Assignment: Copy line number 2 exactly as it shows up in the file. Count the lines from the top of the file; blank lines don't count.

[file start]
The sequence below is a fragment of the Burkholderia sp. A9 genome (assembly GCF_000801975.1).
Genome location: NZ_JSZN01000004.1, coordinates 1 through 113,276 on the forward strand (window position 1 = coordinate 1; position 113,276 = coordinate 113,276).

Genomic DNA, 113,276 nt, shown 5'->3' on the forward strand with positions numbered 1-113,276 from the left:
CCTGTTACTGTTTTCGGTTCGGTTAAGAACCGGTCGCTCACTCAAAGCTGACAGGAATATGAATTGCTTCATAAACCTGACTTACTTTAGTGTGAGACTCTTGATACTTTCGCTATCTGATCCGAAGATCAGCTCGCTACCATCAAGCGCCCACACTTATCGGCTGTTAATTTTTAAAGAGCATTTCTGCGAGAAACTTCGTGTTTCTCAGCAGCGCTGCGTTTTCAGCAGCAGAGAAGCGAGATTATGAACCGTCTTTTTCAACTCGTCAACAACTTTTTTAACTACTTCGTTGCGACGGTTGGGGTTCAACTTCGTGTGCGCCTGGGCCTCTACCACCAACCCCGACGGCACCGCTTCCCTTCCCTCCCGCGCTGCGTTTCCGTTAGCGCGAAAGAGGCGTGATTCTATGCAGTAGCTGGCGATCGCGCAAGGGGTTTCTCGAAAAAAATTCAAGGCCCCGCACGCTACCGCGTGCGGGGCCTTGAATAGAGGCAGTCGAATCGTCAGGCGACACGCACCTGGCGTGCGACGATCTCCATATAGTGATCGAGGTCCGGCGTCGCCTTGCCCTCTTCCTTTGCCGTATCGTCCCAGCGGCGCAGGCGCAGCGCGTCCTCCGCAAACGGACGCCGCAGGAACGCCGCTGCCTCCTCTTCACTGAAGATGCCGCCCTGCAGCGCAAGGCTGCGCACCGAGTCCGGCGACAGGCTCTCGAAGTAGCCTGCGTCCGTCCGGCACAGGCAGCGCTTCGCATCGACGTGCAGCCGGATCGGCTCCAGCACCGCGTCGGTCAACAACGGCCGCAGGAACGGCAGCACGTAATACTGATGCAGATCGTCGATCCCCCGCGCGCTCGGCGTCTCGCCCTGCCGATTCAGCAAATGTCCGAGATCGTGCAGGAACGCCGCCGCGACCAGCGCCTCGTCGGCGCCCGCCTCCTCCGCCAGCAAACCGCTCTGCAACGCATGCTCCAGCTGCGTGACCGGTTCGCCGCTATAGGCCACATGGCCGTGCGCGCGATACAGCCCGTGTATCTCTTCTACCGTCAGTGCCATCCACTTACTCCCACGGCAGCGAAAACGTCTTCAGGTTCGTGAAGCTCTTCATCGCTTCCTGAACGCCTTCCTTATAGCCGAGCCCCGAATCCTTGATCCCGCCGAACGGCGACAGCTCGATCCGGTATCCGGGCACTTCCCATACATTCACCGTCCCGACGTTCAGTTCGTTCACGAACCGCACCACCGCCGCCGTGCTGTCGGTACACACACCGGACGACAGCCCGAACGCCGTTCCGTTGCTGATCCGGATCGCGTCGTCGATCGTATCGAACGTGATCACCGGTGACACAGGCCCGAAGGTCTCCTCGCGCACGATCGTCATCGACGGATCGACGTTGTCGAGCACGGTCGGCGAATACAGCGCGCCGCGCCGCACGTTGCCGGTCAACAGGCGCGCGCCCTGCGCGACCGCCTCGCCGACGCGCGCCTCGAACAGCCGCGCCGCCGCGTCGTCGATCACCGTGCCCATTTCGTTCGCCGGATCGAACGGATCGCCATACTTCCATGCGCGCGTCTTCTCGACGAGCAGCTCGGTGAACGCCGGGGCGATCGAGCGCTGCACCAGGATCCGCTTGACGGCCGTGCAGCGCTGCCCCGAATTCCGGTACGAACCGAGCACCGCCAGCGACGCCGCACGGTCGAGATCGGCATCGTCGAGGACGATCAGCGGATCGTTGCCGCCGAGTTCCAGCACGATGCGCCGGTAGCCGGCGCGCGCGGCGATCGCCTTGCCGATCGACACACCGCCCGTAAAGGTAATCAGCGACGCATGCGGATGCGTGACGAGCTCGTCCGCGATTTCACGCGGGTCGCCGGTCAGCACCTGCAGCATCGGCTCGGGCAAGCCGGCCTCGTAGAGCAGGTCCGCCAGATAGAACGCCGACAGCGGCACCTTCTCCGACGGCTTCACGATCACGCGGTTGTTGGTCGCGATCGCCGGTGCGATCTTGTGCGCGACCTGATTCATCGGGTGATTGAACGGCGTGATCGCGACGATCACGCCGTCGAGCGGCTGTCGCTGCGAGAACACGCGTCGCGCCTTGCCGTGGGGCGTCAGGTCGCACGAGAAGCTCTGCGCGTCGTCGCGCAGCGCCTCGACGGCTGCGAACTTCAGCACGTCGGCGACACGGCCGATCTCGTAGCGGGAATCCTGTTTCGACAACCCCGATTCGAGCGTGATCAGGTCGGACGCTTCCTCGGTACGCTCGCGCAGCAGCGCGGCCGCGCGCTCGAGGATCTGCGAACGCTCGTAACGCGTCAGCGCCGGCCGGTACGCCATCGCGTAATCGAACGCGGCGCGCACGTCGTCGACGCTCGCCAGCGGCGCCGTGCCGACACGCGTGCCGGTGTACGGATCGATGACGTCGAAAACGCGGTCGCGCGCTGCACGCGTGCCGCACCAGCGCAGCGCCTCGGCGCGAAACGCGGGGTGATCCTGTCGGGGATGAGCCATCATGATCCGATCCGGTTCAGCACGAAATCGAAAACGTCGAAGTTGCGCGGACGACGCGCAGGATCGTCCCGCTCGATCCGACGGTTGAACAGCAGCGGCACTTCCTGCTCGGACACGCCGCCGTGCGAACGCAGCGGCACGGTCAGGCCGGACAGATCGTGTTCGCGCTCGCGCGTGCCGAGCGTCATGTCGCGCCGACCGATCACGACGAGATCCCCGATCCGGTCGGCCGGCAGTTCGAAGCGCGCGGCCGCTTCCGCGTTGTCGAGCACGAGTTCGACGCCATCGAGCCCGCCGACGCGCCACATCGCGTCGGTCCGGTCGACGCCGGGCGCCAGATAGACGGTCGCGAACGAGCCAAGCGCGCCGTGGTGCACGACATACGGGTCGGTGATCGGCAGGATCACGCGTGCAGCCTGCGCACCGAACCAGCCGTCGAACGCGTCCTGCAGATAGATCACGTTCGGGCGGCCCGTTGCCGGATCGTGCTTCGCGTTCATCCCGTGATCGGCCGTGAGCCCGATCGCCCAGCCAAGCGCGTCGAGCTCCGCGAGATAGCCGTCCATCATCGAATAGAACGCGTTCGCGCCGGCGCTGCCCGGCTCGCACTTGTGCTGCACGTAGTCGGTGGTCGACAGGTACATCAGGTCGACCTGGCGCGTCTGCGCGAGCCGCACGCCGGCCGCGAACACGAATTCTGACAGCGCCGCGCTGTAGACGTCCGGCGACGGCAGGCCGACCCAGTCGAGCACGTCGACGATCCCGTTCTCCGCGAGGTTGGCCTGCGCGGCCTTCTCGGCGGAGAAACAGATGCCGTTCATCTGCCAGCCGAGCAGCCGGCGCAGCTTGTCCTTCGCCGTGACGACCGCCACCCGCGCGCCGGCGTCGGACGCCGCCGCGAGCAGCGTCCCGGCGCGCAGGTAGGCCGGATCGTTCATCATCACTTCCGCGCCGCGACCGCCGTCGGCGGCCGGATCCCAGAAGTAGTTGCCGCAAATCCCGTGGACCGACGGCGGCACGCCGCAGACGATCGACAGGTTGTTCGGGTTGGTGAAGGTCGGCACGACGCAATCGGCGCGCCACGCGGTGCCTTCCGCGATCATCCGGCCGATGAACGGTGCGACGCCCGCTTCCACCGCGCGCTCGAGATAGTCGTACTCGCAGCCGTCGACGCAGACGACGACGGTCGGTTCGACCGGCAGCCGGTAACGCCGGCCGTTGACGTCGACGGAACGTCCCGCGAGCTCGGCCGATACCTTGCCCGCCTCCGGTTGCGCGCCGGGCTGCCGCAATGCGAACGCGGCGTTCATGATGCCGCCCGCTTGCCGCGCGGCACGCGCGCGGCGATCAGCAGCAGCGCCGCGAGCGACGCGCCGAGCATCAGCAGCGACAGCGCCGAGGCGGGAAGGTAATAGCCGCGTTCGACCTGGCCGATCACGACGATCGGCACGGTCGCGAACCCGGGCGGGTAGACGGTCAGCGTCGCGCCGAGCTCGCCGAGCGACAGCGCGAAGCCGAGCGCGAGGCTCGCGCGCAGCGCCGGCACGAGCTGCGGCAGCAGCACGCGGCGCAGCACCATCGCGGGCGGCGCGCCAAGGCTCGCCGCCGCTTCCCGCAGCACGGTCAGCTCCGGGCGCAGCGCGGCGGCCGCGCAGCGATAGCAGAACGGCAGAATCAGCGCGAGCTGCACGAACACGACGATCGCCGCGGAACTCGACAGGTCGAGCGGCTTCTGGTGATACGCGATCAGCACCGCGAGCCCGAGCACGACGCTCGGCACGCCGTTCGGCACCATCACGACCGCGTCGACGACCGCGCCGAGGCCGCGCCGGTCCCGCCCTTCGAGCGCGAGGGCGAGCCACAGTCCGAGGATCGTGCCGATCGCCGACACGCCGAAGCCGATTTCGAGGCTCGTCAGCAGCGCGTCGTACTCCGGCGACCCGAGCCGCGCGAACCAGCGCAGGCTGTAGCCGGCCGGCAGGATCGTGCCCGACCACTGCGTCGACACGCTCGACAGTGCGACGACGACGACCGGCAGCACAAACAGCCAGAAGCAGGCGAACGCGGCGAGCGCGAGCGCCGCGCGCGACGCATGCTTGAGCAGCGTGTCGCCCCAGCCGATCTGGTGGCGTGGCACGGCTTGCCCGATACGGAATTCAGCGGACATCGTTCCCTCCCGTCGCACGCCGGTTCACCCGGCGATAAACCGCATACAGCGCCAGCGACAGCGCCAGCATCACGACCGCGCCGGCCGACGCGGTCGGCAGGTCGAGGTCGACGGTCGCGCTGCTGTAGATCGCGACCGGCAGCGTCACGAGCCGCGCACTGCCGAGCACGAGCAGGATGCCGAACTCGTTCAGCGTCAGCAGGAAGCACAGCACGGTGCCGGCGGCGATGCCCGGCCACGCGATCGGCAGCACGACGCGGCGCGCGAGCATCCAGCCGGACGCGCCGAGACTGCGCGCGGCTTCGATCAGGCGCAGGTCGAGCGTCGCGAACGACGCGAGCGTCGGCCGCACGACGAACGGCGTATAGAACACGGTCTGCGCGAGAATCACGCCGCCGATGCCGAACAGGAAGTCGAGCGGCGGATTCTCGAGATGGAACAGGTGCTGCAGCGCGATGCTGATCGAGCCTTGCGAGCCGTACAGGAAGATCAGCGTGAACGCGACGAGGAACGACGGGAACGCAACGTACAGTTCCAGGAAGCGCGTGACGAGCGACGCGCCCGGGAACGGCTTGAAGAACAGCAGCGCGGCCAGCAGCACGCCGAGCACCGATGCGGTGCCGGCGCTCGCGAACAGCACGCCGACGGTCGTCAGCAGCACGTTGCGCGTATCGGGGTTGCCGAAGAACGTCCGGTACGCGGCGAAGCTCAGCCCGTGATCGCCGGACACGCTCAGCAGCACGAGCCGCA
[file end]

Genome location: NZ_JSZN01000004.1, coordinates 1 through 113,276 on the forward strand (window position 1 = coordinate 1; position 113,276 = coordinate 113,276).